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49

This sounds like a use case for Flow Fields. In this technique, you do a single pathfinding query outward from your player object(s), marking each cell you encounter with the cell you reached it from. If all your tiles/edges have equal traversal cost, then you can use a simple breadth-first search for this. Otherwise, Dijkstra's algorithm (like A* with no ...


8

A* is not performance heavy. I would approach this situation by varying the algorithms. Do A* from time to time and in between check whether the next step is free to step onto or you need evasion. For example, track the players distance from the A* target location, if it's above a threshold recalculate a* and then just do update movements. Most games use a ...


4

Not only is it feasible, I believe it was done in a commercial game in the 90s - BattleZone (1998). That game had 3D units with free non-tile-based movement, and tile-based base construction. This is how it seemed to work: First, A* or something similar (likely a variation of A* with strict limits on how long a path it can find, so it never takes too many ...


4

Tiled does support drawing lines as collision objects. To do this, you should just not close the polygon (right-click once you're done with the polyline). In the past these have been separate tools, but in Tiled 1.2 they have been unified into a single tool. Probably the UI needs to be more clear that the tool can be used to create both polygons and ...


3

Typically for a pure data change like this, we would not use separate classes. Instead, you could make your class non-abstract (say "BasicMob" to leave room if you need more complex mob classes in future) and give it one or several Factory Methods that populate the data of your mob to make a specific variant. eg.. public static BasicMob CreateFireElemental(...


2

Try creating a 3-4 frame animation of a semi-transparent blue-white dot that moves downward a few pixels before expanding out to a 1-2 pixel radius circle. Then just create random instances of this animation all over the map. Should give the appearance of rain droplets. From there you can adjust it by maybe adding more frames or adjusting the shape when it ...


2

This code is what is responsible for making your soldier blink/teleport: runningTime += Gdx.graphics.getDeltaTime(); positionX = speed * runningTime; Once the soldier hits the barb wire, it will change speed every frame: frame 1 it will go slow because it hits the barb wire, so the positionX = speed * runningTime; will then bring him to an earlier position,...


2

First: you have your arguments to atan2 backwards. If you check the docs, you'll see it takes y first, then x But why go to all the work to take the angle, convert it from radians to degrees, convert it back to degrees, then convert it back to a vector? This is a pile of extra trig you don't need. instead, when you spawn the bullet, calculate its velocity ...


2

The height of each individual hexagon is 84px including shadow but the shadow only matters for the last row. So we need to know the size without shadows. I believe the height of the hexagon without shadow is 73px. For all rows except the last row, there is overlap in heights by 1/4 of the hexagon height. The second row starts at 3/4 of the hexagon height. (...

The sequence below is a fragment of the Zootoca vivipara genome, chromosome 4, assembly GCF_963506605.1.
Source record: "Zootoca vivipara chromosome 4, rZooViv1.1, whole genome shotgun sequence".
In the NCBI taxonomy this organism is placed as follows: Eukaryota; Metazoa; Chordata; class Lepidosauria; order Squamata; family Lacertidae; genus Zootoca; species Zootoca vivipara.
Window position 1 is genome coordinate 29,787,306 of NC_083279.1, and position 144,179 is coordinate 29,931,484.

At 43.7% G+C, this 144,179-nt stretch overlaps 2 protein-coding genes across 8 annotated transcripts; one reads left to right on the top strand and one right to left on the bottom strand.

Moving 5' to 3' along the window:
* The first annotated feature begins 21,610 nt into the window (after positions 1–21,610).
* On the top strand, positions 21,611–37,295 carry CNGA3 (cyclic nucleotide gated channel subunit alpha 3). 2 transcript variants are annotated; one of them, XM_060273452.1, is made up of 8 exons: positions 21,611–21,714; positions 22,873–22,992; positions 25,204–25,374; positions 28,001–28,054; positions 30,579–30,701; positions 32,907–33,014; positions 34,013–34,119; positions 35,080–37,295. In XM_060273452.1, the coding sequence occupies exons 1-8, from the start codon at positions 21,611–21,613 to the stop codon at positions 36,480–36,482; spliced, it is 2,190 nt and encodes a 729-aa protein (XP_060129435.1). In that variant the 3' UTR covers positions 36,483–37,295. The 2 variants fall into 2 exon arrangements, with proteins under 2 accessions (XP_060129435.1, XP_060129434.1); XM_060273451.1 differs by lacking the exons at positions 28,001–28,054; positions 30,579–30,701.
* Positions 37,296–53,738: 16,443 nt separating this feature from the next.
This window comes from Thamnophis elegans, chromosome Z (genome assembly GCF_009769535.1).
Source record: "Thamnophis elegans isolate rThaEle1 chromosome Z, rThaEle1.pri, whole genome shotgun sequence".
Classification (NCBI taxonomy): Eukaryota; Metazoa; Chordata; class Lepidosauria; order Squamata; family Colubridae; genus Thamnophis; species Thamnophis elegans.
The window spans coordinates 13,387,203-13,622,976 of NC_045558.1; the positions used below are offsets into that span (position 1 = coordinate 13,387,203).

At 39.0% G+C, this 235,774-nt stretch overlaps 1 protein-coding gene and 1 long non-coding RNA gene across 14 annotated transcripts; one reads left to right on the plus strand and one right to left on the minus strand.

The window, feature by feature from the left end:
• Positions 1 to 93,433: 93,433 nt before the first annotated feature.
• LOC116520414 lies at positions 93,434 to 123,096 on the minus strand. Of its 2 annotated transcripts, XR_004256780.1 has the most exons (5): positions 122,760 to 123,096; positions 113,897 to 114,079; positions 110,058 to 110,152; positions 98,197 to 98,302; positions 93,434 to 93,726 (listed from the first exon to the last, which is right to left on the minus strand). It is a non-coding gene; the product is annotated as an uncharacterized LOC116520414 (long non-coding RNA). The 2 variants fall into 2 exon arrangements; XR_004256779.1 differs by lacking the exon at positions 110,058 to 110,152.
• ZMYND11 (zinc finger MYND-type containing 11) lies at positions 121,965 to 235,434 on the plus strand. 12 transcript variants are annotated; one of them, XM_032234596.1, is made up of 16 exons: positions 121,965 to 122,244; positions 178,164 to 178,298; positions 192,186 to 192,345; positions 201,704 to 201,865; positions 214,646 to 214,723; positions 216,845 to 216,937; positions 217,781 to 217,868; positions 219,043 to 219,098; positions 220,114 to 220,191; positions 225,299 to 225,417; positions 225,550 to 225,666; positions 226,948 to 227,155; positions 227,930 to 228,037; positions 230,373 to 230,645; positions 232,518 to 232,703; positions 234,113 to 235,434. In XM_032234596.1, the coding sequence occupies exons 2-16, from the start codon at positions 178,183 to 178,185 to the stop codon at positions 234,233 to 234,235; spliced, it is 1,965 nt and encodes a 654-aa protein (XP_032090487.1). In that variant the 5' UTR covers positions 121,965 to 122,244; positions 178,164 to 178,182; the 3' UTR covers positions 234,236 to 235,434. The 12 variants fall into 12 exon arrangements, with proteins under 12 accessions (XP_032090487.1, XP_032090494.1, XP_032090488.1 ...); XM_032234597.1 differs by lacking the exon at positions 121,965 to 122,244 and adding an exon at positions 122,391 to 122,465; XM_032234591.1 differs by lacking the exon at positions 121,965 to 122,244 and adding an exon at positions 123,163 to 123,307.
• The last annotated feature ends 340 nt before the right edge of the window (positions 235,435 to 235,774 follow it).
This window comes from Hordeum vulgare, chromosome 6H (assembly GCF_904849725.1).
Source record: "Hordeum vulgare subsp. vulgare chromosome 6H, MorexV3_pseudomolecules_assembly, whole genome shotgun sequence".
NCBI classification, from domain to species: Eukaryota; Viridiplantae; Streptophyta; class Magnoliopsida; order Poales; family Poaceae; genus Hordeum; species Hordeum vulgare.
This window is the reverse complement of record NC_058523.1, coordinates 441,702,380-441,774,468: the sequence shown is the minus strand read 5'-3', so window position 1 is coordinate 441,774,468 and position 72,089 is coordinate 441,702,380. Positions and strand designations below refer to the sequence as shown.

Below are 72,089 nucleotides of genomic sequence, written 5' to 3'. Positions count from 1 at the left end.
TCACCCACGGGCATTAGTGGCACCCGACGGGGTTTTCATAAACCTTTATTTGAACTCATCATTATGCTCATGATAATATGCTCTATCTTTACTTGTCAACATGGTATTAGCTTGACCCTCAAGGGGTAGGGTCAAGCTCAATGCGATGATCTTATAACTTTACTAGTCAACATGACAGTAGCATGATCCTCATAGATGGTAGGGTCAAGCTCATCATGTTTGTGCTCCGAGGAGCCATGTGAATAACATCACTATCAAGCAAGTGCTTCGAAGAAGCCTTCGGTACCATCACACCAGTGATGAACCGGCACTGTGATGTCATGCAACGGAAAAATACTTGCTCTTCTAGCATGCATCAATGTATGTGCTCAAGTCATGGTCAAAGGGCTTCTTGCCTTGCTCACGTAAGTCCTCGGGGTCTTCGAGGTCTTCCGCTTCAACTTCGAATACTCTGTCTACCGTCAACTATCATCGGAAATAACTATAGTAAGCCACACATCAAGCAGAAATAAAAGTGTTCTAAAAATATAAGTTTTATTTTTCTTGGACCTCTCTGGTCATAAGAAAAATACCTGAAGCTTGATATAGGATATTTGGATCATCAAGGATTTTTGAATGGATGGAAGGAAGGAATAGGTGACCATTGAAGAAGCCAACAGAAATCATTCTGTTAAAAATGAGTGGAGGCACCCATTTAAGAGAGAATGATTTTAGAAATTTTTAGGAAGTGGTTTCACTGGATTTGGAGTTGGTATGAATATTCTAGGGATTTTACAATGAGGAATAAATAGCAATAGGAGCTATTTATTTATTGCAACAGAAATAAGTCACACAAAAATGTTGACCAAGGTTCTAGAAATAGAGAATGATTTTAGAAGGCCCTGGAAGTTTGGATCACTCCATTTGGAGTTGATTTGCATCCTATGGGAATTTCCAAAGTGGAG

2

In WorldMap.draw you are reconstructing the map texture every frame by drawing a bunch of 1px by 1px rects. This is a very expensive way of drawing bitmaps, because it not just runs on the CPU instead of the GPU but also uses a very inefficient method (calling a method to fill rectangles instead of changing the color values of a pixel buffer). If possible,...


2

First of all: M-VC Separate Game from GUI - a suitable approach might be M-VC (Model-View/Controller). If you do it right, there should be NO REFERENCE on the game towards the controller, but the controller knows about the game. Doing it that way you can create controllers for any GUI you want (Android, JavaFX, TCP/IP) without ever changing the game. ...


2

I've done some code reading and now it's obvious... you do the following with your code: create a wander Routine create a repeatInfinite Routine for the wander Routine create a selector Routine for the repeatInfinite Routine so far so good - but if you read the code for the Selector (the selector Routine) you'll notice the following: // We need to ...


2

You are adding the Snake body to your canvas but you never remove it. That's why reset() won't clear your Snake. You're adding the Snake body within your start() method: Snakes = makeSnakeBodies(); canvas.getChildren().addAll(Snakes); //HERE you add the Snakes now the Snakes are added to your Canvas (well: Pane) but they are never removed. Solution: ...


2

I can't think of a pre-made library to do this all directly, and with such a low "resolution", you probably want precise control over how wide each column is etc. You can basically treat your display like a very low resolution image, (e.g. a char screen[80][50]) then write that out each update, or you can just print the chars directly using something like ...


2

There's lots of information in the article about Output libraries on RogueBasin wiki. You're likely looking for curses or one of the derivatives, like ncurses, PDCurses, etc. Such a style of library lets you render UIs in a text-based console, supporting for example sub-windows, changing text at specific coordinates, and depending on the specific library ...